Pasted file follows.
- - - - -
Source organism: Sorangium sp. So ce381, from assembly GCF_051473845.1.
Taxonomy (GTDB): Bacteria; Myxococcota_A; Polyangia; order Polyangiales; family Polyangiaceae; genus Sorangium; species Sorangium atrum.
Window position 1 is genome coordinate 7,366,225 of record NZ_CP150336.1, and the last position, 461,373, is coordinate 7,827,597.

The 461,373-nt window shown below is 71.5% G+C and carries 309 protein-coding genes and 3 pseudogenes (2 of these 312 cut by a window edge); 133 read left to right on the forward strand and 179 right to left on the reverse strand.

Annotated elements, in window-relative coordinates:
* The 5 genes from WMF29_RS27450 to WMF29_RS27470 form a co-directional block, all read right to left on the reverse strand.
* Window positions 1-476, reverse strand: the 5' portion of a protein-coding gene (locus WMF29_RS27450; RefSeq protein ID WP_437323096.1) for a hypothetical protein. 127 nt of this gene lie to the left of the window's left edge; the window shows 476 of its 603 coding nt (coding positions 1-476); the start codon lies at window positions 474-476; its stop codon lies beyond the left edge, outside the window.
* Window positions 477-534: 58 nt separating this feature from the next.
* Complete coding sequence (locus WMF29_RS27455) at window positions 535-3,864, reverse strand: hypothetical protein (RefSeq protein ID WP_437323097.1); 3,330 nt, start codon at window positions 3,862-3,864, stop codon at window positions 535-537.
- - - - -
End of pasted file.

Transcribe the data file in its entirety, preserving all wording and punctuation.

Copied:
Source organism: Sorangium sp. So ce381, from assembly GCF_051473845.1.
Taxonomy (GTDB): Bacteria; Myxococcota_A; Polyangia; order Polyangiales; family Polyangiaceae; genus Sorangium; species Sorangium atrum.
Window position 1 is genome coordinate 7,366,225 of record NZ_CP150336.1, and the last position, 461,373, is coordinate 7,827,597.

The 461,373-nt window shown below is 71.5% G+C and carries 309 protein-coding genes and 3 pseudogenes (2 of these 312 cut by a window edge); 133 read left to right on the forward strand and 179 right to left on the reverse strand.

Annotated elements, in window-relative coordinates:
* The 5 genes from WMF29_RS27450 to WMF29_RS27470 form a co-directional block, all read right to left on the reverse strand.
* Window positions 1-476, reverse strand: the 5' portion of a protein-coding gene (locus WMF29_RS27450; RefSeq protein ID WP_437323096.1) for a hypothetical protein. 127 nt of this gene lie to the left of the window's left edge; the window shows 476 of its 603 coding nt (coding positions 1-476); the start codon lies at window positions 474-476; its stop codon lies beyond the left edge, outside the window.
* Window positions 477-534: 58 nt separating this feature from the next.
* Complete coding sequence (locus WMF29_RS27455) at window positions 535-3,864, reverse strand: hypothetical protein (RefSeq protein ID WP_437323097.1); 3,330 nt, start codon at window positions 3,862-3,864, stop codon at window positions 535-537.